In order to avoid invading the province of the legislature, the court must determine that its decision to imply a private cause of action is in accordance with legislative intent. The courts> have attached different meanings to the "intent of the legislature." For example, Justice Powell in his dissent in Cannon takes a fairly restrictive view of legislative intent. He speaks of intent in the sense of legislative oversight when he states "[i]t defies reason to believe that in each of these statutes Congress absentmindedly forgot to mention an intended private action." (Cannon, 441 U.S. 677, 742, 60 L.Ed.2d 560, 603, 99 S.Ct. 1946, 1981.) In Powell's view, therefore, a private cause of action may only be implied when it can be said with some certainty that the legislature clearly intended one, but for some reason failed to include it in the statute. Other courts> have taken a less restrictive view by maintaining that it is not necessary to show a specific intention to create a private cause of action. This view of legislative intent is best exemplified in Kelsay, where the court implied a private cause of action for retaliatory discharge under the Workmen's Compensation Act after noting the ineffectiveness of the remedies provided under the Act. The Kelsay court concluded that the legislature could not possibly have intended that the wrongfully discharged employee be left without a remedy. (Kelsay, 74 Ill.2d 172, 182, 384 N.E.2d 353, 357.) Probably the broadest interpretation of legislative intent was advanced by the court in Sherman v. Field Clinic (1979), 74 Ill. App.3d 21, 392 N.E.2d 154. When faced with the question of whether the legislature intended a private right of action, the court stated, "nothing in the Act indicates an intent to limit the remedies available to those, administrative or criminal, enumerated in the Act." (Sherman, 74 Ill. App.3d 21, 30, 392 N.E.2d 154, 161.) This language appears to indicate that a private cause of action may be implied where the legislature does not expressly prohibit one.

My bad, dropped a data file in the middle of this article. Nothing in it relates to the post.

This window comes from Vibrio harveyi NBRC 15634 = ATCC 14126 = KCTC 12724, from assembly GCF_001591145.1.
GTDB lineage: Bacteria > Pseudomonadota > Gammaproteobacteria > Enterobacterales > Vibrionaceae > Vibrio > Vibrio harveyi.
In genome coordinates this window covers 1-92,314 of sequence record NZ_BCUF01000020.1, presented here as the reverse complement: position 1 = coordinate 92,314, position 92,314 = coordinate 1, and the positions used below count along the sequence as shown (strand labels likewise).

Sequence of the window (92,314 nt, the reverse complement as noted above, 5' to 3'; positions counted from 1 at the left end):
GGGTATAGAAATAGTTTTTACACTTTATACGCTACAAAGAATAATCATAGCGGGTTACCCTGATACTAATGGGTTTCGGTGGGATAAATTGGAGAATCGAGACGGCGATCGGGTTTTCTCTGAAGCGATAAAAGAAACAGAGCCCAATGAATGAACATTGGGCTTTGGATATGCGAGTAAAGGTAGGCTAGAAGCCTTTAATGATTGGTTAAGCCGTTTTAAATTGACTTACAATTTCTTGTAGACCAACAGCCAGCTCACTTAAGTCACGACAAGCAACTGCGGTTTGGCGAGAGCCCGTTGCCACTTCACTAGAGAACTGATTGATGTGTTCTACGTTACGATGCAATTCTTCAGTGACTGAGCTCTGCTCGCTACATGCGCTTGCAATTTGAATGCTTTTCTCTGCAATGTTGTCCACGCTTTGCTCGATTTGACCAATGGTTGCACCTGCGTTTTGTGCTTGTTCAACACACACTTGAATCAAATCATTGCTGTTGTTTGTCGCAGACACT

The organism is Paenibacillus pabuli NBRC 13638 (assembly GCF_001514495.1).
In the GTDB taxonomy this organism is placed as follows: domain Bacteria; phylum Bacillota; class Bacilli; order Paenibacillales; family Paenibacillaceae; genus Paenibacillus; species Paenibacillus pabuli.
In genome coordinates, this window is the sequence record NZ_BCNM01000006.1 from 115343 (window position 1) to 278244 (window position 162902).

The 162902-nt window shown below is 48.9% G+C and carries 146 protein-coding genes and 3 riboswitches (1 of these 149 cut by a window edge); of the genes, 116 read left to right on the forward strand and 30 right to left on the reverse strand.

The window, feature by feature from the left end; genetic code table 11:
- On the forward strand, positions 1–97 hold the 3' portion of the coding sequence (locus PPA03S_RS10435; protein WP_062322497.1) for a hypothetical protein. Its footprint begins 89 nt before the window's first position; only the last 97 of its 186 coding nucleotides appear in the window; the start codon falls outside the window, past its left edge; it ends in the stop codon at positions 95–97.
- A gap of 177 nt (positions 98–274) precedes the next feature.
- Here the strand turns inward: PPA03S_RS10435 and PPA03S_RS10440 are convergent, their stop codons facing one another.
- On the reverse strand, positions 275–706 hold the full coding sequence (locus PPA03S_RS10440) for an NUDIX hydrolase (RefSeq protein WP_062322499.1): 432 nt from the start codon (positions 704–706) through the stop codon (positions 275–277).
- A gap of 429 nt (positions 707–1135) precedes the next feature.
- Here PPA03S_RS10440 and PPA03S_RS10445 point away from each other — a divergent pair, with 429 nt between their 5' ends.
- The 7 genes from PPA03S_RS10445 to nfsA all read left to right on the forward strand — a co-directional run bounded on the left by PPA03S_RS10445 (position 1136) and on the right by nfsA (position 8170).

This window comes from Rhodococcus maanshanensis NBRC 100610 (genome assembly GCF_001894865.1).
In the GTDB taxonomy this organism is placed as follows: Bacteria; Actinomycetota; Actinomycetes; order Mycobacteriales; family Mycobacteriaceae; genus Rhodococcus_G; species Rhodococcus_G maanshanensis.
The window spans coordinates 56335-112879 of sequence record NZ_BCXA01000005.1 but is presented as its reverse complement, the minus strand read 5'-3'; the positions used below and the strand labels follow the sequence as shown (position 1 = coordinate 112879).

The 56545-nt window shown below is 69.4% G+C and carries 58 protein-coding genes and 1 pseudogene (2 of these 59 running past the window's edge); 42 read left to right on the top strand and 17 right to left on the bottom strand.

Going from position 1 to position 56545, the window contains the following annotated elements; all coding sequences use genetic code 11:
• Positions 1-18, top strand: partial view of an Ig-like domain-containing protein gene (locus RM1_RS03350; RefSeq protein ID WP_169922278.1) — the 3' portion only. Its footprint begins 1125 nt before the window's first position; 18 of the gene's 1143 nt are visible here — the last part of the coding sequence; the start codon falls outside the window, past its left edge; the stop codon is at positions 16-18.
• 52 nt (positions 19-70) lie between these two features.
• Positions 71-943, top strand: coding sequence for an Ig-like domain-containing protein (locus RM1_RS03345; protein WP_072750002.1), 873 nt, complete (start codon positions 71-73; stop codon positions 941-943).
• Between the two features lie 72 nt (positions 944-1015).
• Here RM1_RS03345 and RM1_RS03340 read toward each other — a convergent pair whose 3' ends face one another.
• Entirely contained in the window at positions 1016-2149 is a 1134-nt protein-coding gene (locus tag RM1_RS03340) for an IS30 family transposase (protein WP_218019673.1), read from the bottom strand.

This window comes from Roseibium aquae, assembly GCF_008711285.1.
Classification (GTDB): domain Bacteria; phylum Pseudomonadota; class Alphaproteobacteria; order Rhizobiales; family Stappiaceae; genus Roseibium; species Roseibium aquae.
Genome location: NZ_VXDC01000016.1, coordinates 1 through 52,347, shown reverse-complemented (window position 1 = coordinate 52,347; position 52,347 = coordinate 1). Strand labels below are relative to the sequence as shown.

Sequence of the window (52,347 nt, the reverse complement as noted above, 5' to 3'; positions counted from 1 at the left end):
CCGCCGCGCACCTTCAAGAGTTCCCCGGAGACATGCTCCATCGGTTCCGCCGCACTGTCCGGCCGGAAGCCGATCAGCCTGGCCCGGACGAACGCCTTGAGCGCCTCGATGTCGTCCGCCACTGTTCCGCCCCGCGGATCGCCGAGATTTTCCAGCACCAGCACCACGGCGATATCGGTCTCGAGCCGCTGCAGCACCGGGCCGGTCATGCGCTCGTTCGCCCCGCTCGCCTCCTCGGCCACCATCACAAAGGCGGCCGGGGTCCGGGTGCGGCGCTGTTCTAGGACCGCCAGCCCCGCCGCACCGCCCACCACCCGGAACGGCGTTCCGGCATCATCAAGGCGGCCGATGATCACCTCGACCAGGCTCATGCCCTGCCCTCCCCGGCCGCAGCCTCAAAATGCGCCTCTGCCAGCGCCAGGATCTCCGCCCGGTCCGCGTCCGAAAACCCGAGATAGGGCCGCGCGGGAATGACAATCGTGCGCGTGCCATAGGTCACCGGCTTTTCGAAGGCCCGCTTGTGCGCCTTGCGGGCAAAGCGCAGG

The Illinois Supreme Court in Hoover v. May Department Stores Co. (1979), 77 Ill.2d 93, 395 N.E.2d 541, recently set forth the standard for determining legislative intent. There, the court refused to imply a private right of action under the Illinois Retail Installment Sales Act. (Ill. Rev. Stat. 1973, ch. 121 1/2, par. 501 et seq.) The court stated that "[t]he totality of the circumstances, * * * compels the conclusion that the General Assembly did not intend that a private cause of action be maintained under the present Retail Installment Sales Act." Hoover, 77 Ill.2d 93, 104, 395 N.E.2d 541, 546.
We believe that the totality of the circumstances in the cause before us militates against the conclusion that the General Assembly intended to create a private cause of action. It has been held that the legislature's purpose in enacting the Brokers Act was to prevent injury to the public by assuring that brokers and salesmen act fairly and honestly. (Ranquist v. Stackler (1977), 55 Ill. App.3d 545, 370 N.E.2d 1198, cert. denied (1978), 439 U.S. 926, 58 L.Ed.2d 318, 99 S.Ct. 309.) To accomplish this purpose, the Act classifies certain conduct as unlawful and provides that the Department of Registration and Education may revoke and suspend the license of a broker who engages in such conduct. (Ill. Rev. Stat. 1977, ch. 111, par. 5732.) Section 18 (par. 5736) gives the Department the right to enjoin violations of the Act. The Act also contains private enforcement methods. For example, section 16(b) (par. 5733(b)) states that any person aggrieved by the unlawful conduct of a real estate broker or salesman may file a complaint with the Department of Registration and Education, thereby calling into play the Department's investigatory and regulatory functions. Also, section 22 (par. 5740) provides that a private individual may bring an action to enjoin certain activities declared unlawful by the Act. Section 8.1 (par. 5716) creates a Real Estate Recovery Fund which may be used to compensate aggrieved persons who are otherwise unable to satisfy valid judgments against registered real estate brokers and salesmen.